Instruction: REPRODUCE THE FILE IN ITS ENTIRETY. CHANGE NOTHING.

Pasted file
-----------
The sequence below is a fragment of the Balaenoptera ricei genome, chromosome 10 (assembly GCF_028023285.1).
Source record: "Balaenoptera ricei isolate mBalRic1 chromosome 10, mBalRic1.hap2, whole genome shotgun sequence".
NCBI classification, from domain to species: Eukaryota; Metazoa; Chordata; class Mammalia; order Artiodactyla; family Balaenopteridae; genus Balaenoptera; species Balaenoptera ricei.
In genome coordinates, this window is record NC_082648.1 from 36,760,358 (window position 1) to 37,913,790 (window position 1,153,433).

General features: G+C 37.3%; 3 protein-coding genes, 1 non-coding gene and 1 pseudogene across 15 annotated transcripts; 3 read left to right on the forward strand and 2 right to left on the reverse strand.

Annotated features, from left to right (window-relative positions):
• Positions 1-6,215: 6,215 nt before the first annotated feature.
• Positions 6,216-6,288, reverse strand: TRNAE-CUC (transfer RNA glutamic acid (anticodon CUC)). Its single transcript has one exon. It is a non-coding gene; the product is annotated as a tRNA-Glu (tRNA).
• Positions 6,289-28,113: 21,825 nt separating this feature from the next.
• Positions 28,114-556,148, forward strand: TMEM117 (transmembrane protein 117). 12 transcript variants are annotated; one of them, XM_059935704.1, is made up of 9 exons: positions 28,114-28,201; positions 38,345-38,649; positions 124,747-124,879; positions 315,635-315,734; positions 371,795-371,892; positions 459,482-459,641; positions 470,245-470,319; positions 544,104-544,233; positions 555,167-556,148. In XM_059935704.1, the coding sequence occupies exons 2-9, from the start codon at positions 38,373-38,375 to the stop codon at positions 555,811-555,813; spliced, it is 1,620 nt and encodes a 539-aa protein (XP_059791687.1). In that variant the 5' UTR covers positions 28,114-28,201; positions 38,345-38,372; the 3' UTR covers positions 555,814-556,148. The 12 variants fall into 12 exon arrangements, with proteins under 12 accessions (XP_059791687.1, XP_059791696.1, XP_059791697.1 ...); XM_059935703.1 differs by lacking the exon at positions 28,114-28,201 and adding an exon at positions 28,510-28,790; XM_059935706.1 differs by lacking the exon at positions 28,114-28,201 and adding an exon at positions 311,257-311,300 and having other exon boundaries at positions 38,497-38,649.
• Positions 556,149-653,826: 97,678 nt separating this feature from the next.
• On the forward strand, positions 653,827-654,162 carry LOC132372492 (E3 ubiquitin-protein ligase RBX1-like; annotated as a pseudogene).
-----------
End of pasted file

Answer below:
The sequence below is a fragment of the Balaenoptera ricei genome, chromosome 10 (assembly GCF_028023285.1).
Source record: "Balaenoptera ricei isolate mBalRic1 chromosome 10, mBalRic1.hap2, whole genome shotgun sequence".
NCBI classification, from domain to species: Eukaryota; Metazoa; Chordata; class Mammalia; order Artiodactyla; family Balaenopteridae; genus Balaenoptera; species Balaenoptera ricei.
In genome coordinates, this window is record NC_082648.1 from 36,760,358 (window position 1) to 37,913,790 (window position 1,153,433).

General features: G+C 37.3%; 3 protein-coding genes, 1 non-coding gene and 1 pseudogene across 15 annotated transcripts; 3 read left to right on the forward strand and 2 right to left on the reverse strand.

Annotated features, from left to right (window-relative positions):
• Positions 1-6,215: 6,215 nt before the first annotated feature.
• Positions 6,216-6,288, reverse strand: TRNAE-CUC (transfer RNA glutamic acid (anticodon CUC)). Its single transcript has one exon. It is a non-coding gene; the product is annotated as a tRNA-Glu (tRNA).
• Positions 6,289-28,113: 21,825 nt separating this feature from the next.
• Positions 28,114-556,148, forward strand: TMEM117 (transmembrane protein 117). 12 transcript variants are annotated; one of them, XM_059935704.1, is made up of 9 exons: positions 28,114-28,201; positions 38,345-38,649; positions 124,747-124,879; positions 315,635-315,734; positions 371,795-371,892; positions 459,482-459,641; positions 470,245-470,319; positions 544,104-544,233; positions 555,167-556,148. In XM_059935704.1, the coding sequence occupies exons 2-9, from the start codon at positions 38,373-38,375 to the stop codon at positions 555,811-555,813; spliced, it is 1,620 nt and encodes a 539-aa protein (XP_059791687.1). In that variant the 5' UTR covers positions 28,114-28,201; positions 38,345-38,372; the 3' UTR covers positions 555,814-556,148. The 12 variants fall into 12 exon arrangements, with proteins under 12 accessions (XP_059791687.1, XP_059791696.1, XP_059791697.1 ...); XM_059935703.1 differs by lacking the exon at positions 28,114-28,201 and adding an exon at positions 28,510-28,790; XM_059935706.1 differs by lacking the exon at positions 28,114-28,201 and adding an exon at positions 311,257-311,300 and having other exon boundaries at positions 38,497-38,649.
• Positions 556,149-653,826: 97,678 nt separating this feature from the next.
• On the forward strand, positions 653,827-654,162 carry LOC132372492 (E3 ubiquitin-protein ligase RBX1-like; annotated as a pseudogene).